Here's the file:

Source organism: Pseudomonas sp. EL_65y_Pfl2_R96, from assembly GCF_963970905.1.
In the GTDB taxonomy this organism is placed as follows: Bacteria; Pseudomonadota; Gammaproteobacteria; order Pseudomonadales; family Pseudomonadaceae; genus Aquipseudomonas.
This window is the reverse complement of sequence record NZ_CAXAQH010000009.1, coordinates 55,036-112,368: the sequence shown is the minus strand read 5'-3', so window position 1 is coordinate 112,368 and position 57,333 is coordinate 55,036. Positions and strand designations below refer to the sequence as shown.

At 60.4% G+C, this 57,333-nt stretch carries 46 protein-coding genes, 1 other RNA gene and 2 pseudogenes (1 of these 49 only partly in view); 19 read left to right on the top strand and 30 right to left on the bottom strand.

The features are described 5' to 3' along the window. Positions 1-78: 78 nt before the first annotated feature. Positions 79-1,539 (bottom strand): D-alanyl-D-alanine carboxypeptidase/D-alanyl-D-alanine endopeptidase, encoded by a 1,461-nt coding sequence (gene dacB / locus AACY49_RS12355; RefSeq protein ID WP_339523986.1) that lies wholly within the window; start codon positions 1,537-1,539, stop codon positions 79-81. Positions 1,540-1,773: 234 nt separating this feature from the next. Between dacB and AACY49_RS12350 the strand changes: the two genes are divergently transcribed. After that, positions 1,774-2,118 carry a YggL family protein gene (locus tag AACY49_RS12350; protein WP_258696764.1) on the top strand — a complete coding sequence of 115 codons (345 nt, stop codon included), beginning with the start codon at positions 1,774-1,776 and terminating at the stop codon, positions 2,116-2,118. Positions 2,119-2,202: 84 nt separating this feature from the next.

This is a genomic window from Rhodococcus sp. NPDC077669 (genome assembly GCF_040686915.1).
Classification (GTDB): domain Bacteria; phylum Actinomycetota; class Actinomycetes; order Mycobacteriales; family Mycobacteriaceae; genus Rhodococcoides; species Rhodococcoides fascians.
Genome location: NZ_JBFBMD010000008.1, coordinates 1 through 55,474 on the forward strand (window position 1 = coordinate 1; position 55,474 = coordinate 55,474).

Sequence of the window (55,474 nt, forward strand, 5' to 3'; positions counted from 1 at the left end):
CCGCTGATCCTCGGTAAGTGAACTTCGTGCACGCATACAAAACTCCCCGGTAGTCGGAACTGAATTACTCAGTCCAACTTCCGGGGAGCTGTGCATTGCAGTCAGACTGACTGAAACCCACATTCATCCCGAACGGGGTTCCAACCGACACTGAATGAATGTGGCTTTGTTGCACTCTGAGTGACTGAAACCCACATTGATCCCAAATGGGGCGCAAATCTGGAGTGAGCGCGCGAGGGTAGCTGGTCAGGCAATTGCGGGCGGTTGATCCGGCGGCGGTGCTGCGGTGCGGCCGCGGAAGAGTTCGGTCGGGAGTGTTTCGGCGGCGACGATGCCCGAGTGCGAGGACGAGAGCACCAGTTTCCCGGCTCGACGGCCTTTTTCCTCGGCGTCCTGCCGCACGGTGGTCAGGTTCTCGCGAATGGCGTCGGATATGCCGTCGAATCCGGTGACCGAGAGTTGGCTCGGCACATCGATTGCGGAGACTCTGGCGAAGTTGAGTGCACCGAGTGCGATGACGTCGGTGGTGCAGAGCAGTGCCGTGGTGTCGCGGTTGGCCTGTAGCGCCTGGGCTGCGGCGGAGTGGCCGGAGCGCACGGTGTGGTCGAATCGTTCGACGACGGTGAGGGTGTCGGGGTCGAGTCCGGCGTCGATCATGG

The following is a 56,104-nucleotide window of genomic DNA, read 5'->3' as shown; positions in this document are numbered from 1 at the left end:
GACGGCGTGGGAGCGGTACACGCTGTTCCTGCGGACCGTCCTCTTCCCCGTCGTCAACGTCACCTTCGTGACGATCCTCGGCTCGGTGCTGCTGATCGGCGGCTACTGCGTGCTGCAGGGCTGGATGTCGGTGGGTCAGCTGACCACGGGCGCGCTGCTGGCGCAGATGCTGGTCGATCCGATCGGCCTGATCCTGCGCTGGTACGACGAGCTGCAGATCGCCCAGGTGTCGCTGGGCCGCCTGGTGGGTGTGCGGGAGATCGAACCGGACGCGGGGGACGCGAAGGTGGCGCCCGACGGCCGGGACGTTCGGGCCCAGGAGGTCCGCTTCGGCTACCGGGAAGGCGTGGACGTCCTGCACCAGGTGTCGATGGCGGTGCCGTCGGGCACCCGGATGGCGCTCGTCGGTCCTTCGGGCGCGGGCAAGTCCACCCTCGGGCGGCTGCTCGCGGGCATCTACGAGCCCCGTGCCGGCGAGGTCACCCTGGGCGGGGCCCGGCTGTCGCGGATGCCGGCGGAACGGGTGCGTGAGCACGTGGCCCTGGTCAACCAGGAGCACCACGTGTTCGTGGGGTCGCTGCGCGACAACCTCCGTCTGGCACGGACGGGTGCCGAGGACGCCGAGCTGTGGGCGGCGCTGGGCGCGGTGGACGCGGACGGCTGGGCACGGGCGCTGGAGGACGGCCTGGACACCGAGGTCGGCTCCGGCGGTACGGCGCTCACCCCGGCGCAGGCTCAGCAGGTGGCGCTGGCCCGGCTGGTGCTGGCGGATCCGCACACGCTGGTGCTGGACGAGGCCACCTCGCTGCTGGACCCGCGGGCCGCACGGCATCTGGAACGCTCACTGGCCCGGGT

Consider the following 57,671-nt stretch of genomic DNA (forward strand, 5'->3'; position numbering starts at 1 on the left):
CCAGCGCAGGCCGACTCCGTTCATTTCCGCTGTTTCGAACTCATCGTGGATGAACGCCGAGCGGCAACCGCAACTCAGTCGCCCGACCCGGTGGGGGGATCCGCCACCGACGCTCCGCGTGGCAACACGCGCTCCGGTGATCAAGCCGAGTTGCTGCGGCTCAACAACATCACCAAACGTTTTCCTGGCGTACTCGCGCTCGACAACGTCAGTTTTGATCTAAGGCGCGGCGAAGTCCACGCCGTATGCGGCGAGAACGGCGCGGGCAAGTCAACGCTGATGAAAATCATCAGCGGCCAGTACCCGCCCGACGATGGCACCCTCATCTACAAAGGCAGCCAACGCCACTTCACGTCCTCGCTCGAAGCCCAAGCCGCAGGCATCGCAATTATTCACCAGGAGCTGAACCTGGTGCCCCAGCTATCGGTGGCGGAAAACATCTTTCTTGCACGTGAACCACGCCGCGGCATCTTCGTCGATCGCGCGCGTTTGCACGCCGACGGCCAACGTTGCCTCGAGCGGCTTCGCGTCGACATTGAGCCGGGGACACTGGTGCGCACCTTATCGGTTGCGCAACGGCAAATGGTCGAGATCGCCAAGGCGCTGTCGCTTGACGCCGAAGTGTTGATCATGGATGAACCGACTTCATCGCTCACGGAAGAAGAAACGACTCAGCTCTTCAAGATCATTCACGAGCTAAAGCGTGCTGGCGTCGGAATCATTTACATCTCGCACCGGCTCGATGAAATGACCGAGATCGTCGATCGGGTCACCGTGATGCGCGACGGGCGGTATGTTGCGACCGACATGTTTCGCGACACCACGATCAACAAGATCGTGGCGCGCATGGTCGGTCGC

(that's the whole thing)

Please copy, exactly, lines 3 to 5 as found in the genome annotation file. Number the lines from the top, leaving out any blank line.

This window is the reverse complement of sequence record NZ_CAXAQH010000009.1, coordinates 55,036-112,368: the sequence shown is the minus strand read 5'-3', so window position 1 is coordinate 112,368 and position 57,333 is coordinate 55,036. Positions and strand designations below refer to the sequence as shown.

At 60.4% G+C, this 57,333-nt stretch carries 46 protein-coding genes, 1 other RNA gene and 2 pseudogenes (1 of these 49 only partly in view); 19 read left to right on the top strand and 30 right to left on the bottom strand.

The features are described 5' to 3' along the window. Positions 1-78: 78 nt before the first annotated feature. Positions 79-1,539 (bottom strand): D-alanyl-D-alanine carboxypeptidase/D-alanyl-D-alanine endopeptidase, encoded by a 1,461-nt coding sequence (gene dacB / locus AACY49_RS12355; RefSeq protein ID WP_339523986.1) that lies wholly within the window; start codon positions 1,537-1,539, stop codon positions 79-81. Positions 1,540-1,773: 234 nt separating this feature from the next. Between dacB and AACY49_RS12350 the strand changes: the two genes are divergently transcribed. After that, positions 1,774-2,118 carry a YggL family protein gene (locus tag AACY49_RS12350; protein WP_258696764.1) on the top strand — a complete coding sequence of 115 codons (345 nt, stop codon included), beginning with the start codon at positions 1,774-1,776 and terminating at the stop codon, positions 2,116-2,118. Positions 2,119-2,202: 84 nt separating this feature from the next.